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By 2020, hearing loss among adults is expected to increase to more than 44 million adults in America that are older than 20 years old (1). With hearing loss on the rise as generations get older and face natural decline, it is important to understand what contributes to hearing in order to make interventions for the future. The inner ear and vestibular system is responsible for allowing us to hear, but it is a complex system that still has many questions regarding how it works. Particular interest and research has been focused on understanding the hair cells in the inner ear which allows for conversion of sound waves into nerve signals that the brain can interpret. What we did know was that proteins in the membranes of the hair cells open, which allows for an influx of electrically charged ions, such as calcium and potassium, which serve as the nerve signals to the brain. Many years have been dedicated to answering this research question of what membrane proteins are responsible for the nerve signal generation but due to the hard to access location of the inner ear and fewer cells being present in comparison to other senses, such as the 100 million sensory cells within the human retina versus the 16,000 sensory cells in the human inner ear, the answer remained elusive until recently (2).
After many years of intense research, Harvard released results on August 22 in Neuron indicating the link for this conversion of sound into nerve signals– due to a protein called TCM1. TCM1 was first discovered in 2002 and is found to be conserved across vertebrate species. In 2011, a research team identified the protein as being important for auditory transduction in hair cells, sparking the race for understanding how the protein actually contributes to the auditory experience. Now, Harvard has now identified that TCM1 forms a sound/motion-activated pore that creates a signaling cascade responsible for converting sound and movement into nerve signals to travel to the brain (2). The set of experiments in order to confirm this conclusion were based on understanding how the manipulation of the structure of TCM1 contributed to the overall functioning. Working with mice hair cells, researchers manipulated the 17 amino acids that make up the TCM1 protein. With each manipulation, researchers looked into how the ion channels were affected. Five of the substitutions they performed resulted in 80% decrease in hearing, where one completed blocked off the calcium ion channels (2). Having one substitution where the ion channel was blocked off completely confirmed the vital role of TCM1 in hearing transmission.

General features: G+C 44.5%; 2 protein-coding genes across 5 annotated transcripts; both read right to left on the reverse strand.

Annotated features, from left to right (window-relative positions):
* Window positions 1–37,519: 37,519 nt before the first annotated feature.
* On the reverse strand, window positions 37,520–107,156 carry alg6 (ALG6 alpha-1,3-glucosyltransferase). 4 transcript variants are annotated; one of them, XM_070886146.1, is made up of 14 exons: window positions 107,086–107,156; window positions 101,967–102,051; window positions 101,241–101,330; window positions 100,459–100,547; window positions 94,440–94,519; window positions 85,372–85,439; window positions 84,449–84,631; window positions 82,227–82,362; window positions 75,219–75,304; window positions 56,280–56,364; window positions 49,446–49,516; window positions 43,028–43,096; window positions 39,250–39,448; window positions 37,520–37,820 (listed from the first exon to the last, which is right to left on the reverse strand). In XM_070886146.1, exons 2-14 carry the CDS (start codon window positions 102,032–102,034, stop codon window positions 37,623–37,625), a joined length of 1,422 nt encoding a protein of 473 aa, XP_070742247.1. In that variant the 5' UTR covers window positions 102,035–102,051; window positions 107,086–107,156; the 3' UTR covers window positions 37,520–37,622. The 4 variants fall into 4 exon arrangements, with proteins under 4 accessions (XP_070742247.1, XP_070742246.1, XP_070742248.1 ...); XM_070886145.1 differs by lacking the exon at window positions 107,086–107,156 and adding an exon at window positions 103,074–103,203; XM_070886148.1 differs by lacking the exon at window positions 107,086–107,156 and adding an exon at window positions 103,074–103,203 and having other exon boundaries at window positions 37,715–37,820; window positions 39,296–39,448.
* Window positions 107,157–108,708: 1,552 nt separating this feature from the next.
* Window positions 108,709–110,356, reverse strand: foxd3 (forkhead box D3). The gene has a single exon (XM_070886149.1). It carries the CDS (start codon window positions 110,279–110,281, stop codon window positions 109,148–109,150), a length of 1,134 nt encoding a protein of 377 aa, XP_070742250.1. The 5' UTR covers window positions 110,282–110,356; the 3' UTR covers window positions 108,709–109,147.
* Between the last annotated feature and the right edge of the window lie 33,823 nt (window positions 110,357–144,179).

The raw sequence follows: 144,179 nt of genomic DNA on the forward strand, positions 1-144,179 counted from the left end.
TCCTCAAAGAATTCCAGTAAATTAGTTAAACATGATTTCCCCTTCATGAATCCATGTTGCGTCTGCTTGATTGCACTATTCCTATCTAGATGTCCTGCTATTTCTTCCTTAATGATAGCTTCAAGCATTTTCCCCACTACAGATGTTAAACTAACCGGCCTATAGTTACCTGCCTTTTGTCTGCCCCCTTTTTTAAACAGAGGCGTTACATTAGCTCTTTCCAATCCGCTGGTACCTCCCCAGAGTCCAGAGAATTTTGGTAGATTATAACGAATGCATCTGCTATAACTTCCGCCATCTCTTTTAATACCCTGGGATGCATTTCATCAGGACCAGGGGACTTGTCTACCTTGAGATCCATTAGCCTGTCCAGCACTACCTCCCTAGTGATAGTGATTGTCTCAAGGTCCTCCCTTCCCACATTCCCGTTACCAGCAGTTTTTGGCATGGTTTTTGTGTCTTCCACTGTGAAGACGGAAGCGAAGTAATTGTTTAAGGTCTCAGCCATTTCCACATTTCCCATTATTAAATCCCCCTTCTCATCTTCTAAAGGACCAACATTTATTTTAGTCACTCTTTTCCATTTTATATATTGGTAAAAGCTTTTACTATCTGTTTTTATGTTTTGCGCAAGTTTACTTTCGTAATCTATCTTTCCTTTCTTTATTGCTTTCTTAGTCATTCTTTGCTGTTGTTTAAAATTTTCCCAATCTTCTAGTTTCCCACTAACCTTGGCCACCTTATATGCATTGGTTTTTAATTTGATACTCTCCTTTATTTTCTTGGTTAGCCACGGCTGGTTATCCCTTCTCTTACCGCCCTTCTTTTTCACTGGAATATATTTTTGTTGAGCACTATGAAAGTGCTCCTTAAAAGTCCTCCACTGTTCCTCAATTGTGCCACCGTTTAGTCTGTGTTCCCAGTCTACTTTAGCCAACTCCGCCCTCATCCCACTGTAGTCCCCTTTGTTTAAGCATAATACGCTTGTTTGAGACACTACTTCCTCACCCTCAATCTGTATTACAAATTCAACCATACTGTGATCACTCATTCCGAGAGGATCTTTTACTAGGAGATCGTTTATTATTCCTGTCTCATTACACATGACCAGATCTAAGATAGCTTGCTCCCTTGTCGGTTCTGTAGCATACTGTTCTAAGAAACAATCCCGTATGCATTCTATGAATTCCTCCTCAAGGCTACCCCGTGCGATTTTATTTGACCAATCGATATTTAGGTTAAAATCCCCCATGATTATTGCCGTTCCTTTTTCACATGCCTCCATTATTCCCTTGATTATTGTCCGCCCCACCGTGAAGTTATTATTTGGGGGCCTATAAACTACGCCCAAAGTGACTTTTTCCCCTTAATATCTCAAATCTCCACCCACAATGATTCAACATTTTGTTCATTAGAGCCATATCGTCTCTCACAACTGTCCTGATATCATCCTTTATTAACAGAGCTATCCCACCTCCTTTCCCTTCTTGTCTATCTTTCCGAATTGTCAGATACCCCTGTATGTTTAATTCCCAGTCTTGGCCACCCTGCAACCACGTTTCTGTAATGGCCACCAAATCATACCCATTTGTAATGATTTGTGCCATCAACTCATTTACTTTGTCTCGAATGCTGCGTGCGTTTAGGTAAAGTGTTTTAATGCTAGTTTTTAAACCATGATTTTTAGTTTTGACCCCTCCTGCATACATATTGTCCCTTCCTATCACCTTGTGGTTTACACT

Now that the molecular gateway responsible for hearing has been identified, it allows for further research to move into understanding how the specific role may be manipulated in order to help populations with hearing loss. Hearing loss is the most common neurologic disorder as it impacts 460 million people worldwide, showing how these results are in the right direction to address this growing medical issue across the globe (3). TCM1 is the protein that can hold the key to helping those facing hearing loss, which is definitely something to be excited about.
- “US: The Prevalence of Hearing Loss Is Expected to Increase Significantly.” Hear-It.org, www.hear-it.org/us-prevalence-hearing-loss-expected-increase-significantly.
- Pesheva , Ekaterina. “Scientists Discover Protein Responsible for Hearing and Balance.” SciTechDaily, 25 Aug. 2018, scitechdaily.com/scientists-discover-protein-responsible-for-hearing-and-balance/.
- Anderson, James. “TMC1: The Molecular Sensor That Converts Sound Into Brain Signals.” ReliaWire, 23 Aug. 2018, reliawire.com/tmc1-hearing-sensor/.